The Australian Competition and Consumer Commission has released its annual report on the private health insurance industry, highlighting concerns about how some insurers notify consumers of reductions in their insurance coverage and benefits.
“With over 13 million people in Australia holding some form of private health insurance, the ACCC’s report reveals the challenges in finding out about, understanding and responding to insurer initiated changes to coverage and benefits,” ACCC Deputy Chair Delia Rickard said.
The ACCC report finds that among some insurers, poor practices exist around notifying consumers of cuts to their insurance coverage and benefits. These practices are leading to bill shock, inadequate cover and reduced access to health care. Some examples include insurers:
- not notifying consumers of reductions in their coverage or benefits, including changes to insurers’ arrangements with health care service providers
- using unclear, uninformative or misleading information to notify consumers of reductions in their insurance coverage or benefits.
In addition, the report finds that complexity in the Australian private health insurance market continues to increase and this is making it harder for consumers to understand and react when insurers change their coverage or benefits.
“The Private Health Insurance industry has obligations to consumers under the Australian Consumer Law. Insurers must give consumers clear advance warning when they cut the level of cover or benefits available through a consumer’s existing private health insurance policy, ” Ms Rickard said.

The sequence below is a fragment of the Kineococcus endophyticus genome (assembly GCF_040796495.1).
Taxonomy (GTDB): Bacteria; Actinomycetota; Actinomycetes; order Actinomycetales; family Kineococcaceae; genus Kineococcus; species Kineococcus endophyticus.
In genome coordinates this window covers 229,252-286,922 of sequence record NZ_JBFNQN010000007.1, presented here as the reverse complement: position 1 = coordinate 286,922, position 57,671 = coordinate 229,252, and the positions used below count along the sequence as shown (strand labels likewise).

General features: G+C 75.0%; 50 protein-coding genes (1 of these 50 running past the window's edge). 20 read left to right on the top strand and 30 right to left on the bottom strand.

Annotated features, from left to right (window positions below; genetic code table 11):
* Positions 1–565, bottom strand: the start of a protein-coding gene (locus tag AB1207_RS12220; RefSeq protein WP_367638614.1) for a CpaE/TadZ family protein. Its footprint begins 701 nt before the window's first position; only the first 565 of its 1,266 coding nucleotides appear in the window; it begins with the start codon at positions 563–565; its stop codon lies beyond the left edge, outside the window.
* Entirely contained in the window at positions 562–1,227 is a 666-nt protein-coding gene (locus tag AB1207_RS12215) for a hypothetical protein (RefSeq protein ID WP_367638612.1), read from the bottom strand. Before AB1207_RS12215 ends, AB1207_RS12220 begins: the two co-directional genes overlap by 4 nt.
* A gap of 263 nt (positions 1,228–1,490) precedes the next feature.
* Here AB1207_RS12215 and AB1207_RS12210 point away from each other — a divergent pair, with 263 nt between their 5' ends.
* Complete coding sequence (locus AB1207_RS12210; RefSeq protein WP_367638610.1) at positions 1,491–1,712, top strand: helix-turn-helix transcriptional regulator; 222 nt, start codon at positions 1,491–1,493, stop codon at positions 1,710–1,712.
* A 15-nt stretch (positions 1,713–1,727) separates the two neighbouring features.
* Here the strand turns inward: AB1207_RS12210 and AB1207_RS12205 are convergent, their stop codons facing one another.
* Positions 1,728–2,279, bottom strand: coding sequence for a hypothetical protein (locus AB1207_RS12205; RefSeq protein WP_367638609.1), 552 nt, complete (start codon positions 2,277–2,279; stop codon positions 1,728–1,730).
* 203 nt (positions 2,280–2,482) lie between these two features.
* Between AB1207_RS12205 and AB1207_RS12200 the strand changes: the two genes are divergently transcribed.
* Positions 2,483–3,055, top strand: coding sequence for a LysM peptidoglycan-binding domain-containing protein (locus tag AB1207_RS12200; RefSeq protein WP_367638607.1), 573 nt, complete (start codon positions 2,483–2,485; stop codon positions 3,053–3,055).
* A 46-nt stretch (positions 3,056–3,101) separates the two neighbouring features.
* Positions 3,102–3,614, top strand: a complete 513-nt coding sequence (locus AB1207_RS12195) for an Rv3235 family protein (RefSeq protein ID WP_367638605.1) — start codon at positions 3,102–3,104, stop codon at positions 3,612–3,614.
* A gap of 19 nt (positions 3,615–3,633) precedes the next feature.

“If consumers are not given clear notice of changes to their insurance, unexpected out of pocket expenses and limits on their access to medical treatment can cause great harm and detriment. The ACCC’s research found vulnerable consumers, particularly younger and non-English speaking people, the elderly, those with chronic illnesses and those undergoing continuing treatment can be at greater risk of experiencing these impacts.”
“The ACCC will continue to work with insurers to improve compliance with the ACL, particularly around how insurers communicate benefit changes to their customers. We will also take enforcement action where it is needed,” Ms Rickard said.
The report is available at Private Health Insurance report 2014-15.
The report’s findings are based on extensive consultation with key industry and government stakeholders, consumer research and complaints data.
Each year, the ACCC is required to produce a report on ‘any anti-competitive or other practices by health insurers or providers which reduce the extent of health cover for consumers and increase their out-of-pocket medical and other expenses’ in accordance with a standing Senate Order.
This report covers the 2014-15 reporting period and aligns with the ACCC’s 2016 Compliance and Enforcement Policy, which identifies competition and consumer issues in the health and medical sectors as a priority.
In June 2016, the ACCC instituted proceedings in the Federal Court against Medibank Private Limited. The ACCC’s allegations include that Medibank had contravened the ACL in relation to its failure to notify its members (and members of its subsidiary brand, ahm) of its decision to limit benefits paid to members for in-hospital pathology and radiology services. The matter is still before the Federal Court and is scheduled for trial in March 2017.
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